Interactions of the viral ORF8 with the host DNA methyltransferase 1 (DNMT1) were identified. Studies with hepatitis C virus (HCV) uncovered that the virus exploits DNMT1 and DNMT3B for propagation, as the sub-genomic replication of HCV would be inhibited with the downregulation of either methyltransferase. Thus, the authors posit that SARS-CoV-2 ORF8-host DNMT1 interactions could affect the host DNA repair processes. However, more research is required to investigate whether DNMT1 inhibitors impact SARS-CoV-2 pathogenicity.

SARS-CoV-2 nsp1 is key to regulating viral replication and increases infectivity by downregulating the antiviral pathways of the host. It has been demonstrated that nsp1 interacts with all subunits of the DNA polymerase α. Because the polymerase is crucial for DNA replication initiation and non-homologous end joining (NHEJ), the authors suggested that nsp1-polymerase α interactions might cause replication stress and defects in NHEJ.

One study identified interactions between histone deacetylase 2 (HDAC2) and the viral nsp5. It has been predicted that nsp5 processes the cleavage site between HDAC2’s nuclear localization sequence and the catalytic domain. Therefore, it has been proposed that the nsp5-HDAC2 interaction might prevent nuclear localization of the deacetylase and subsequent activation of the interferon response pathway.


Multiple SARS-CoV-2 proteins have been reported to interact with different host proteins related to DDR and could negatively affect their contribution to DNA damage repair. The authors reviewed the interactions of proteins of SARS-CoVs with DDR, proposing some possible effects of DNA repair and genome stability.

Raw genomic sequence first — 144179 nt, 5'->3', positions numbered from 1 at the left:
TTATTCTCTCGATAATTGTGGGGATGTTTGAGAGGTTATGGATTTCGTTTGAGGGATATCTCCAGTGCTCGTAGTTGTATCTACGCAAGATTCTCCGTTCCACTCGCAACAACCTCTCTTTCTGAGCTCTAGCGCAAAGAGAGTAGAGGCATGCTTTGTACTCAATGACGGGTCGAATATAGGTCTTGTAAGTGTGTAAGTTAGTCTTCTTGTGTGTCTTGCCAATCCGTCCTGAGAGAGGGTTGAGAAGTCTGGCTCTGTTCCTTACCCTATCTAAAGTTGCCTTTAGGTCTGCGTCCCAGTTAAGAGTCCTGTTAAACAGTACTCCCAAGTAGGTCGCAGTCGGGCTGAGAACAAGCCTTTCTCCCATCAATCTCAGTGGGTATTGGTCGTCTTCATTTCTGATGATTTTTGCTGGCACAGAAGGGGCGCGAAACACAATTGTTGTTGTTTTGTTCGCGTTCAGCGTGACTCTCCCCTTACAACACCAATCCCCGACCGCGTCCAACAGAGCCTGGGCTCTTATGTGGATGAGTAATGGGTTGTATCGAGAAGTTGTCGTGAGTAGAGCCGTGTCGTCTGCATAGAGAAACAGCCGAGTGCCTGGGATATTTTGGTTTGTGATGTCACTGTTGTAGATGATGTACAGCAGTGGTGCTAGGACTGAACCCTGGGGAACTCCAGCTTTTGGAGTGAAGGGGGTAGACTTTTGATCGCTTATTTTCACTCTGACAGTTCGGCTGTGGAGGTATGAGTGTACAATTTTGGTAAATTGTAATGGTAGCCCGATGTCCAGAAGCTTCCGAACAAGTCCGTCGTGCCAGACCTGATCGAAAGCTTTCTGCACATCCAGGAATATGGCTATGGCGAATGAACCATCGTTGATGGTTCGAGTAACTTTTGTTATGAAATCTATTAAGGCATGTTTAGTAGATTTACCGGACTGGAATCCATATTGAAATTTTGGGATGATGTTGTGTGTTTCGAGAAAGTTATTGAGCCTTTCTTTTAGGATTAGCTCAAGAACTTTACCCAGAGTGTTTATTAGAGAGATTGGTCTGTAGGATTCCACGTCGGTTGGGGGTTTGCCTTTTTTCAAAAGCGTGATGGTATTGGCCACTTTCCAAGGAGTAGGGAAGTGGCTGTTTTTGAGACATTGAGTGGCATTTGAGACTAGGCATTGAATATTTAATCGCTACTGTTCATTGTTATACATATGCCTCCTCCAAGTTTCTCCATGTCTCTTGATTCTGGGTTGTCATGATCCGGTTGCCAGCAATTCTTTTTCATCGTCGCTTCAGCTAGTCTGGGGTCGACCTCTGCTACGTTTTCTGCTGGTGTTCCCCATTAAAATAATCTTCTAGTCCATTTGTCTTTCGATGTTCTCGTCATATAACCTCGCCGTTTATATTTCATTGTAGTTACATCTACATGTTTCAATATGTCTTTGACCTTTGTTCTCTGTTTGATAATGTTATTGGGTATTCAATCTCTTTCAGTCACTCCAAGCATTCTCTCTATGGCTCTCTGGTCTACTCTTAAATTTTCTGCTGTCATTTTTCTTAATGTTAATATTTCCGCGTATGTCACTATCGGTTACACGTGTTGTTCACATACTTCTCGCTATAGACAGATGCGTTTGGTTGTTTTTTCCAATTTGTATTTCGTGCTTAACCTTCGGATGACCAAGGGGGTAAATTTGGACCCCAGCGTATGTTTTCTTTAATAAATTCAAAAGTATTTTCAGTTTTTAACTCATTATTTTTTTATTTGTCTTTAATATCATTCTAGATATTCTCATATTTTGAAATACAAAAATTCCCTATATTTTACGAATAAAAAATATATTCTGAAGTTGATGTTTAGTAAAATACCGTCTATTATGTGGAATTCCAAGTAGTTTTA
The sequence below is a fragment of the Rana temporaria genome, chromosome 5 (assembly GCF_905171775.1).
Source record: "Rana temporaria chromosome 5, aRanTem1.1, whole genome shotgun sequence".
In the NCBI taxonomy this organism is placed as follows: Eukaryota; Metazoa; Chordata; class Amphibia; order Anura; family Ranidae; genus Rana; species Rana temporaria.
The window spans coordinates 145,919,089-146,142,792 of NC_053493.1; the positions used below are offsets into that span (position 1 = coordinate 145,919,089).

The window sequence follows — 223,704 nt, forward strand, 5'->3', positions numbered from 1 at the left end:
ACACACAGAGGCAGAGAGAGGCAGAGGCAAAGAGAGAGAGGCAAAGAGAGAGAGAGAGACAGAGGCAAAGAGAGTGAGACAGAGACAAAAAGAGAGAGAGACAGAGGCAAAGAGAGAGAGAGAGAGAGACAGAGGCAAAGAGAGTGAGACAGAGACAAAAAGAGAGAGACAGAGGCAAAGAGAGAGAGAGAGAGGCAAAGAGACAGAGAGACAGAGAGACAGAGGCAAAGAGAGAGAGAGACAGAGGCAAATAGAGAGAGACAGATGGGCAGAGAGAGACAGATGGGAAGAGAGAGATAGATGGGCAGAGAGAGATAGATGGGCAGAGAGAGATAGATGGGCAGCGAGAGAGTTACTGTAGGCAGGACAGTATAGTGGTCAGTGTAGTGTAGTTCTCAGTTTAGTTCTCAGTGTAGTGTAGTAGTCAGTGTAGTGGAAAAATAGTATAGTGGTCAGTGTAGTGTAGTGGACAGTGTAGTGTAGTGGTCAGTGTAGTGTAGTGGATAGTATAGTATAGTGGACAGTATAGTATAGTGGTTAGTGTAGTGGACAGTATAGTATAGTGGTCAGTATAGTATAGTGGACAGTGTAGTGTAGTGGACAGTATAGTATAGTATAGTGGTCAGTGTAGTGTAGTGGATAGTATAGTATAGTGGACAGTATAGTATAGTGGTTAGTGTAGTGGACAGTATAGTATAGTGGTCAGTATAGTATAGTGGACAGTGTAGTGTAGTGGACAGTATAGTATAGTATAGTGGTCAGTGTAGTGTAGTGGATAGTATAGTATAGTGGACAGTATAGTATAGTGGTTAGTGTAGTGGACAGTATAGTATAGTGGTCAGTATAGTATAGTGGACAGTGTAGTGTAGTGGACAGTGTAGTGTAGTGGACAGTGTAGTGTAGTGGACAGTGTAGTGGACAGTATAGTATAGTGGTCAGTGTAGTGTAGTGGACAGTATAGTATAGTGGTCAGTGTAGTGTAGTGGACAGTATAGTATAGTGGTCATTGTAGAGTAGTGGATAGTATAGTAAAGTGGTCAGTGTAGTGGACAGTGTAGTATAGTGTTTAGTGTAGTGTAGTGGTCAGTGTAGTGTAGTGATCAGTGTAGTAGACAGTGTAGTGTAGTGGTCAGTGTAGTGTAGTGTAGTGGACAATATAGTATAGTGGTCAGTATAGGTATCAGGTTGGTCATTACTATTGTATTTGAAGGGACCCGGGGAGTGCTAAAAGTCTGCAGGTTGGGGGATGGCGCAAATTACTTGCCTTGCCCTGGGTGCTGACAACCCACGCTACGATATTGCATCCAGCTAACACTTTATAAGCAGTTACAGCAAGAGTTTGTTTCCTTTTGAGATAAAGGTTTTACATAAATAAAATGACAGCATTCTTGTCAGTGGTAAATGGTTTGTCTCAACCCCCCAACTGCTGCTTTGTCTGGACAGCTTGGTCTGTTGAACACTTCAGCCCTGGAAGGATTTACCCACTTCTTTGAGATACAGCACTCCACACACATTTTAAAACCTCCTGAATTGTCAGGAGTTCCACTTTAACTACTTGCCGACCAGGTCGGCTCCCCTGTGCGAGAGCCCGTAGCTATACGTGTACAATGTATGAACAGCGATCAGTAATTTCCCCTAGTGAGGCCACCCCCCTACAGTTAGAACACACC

Encouraging results were observed with drugs targeting DDR for anti-viral activity. Berzosertib, an ATR kinase inhibitor, exhibits potential anti-SARS-CoV-2 activity in various cell lines, besides inhibiting replication of SARS-CoV-1. Most DDR and SARS-CoV-2 protein interactions were discovered through in silico or high-throughput approaches. Therefore, future studies should experimentally validate the potential use of these DDR proteins as drug targets.

Journal reference:
  • Mekawy, A. et al. (2022) "The consequences of viral infection on host DNA damage response: a focus on SARS-CoVs", Journal of Genetic Engineering and Biotechnology, 20(1). doi: 10.1186/s43141-022-00388-3.

Posted in: Medical Science News | Medical Research News | Disease/Infection News

Tags: Ataxia, Biotechnology, Cell, Cell Cycle, Cytoplasm, DNA, DNA Damage, DNA Polymerase, DNA Replication, DNMT1, DNMT3B, Drugs, Genetic, Genetic Engineering, Genome, Genomic, Hepatitis, Hepatitis C, Homologous, Immune Response, Interferon, Kinase, Kinase Inhibitor, Membrane, Phenotype, Polymerase, Propagation, Protein, Research, Respiratory, RNA, SARS, SARS-CoV-2, Severe Acute Respiratory, Severe Acute Respiratory Syndrome, Spike Protein, Stress, Structural Protein, Syndrome, Transcription, Tumor, Virus, Zinc

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Tarun Sai Lomte

Tarun is a writer based in Hyderabad, India. He has a Master’s degree in Biotechnology from the University of Hyderabad and is enthusiastic about scientific research. He enjoys reading research papers and literature reviews and is passionate about writing.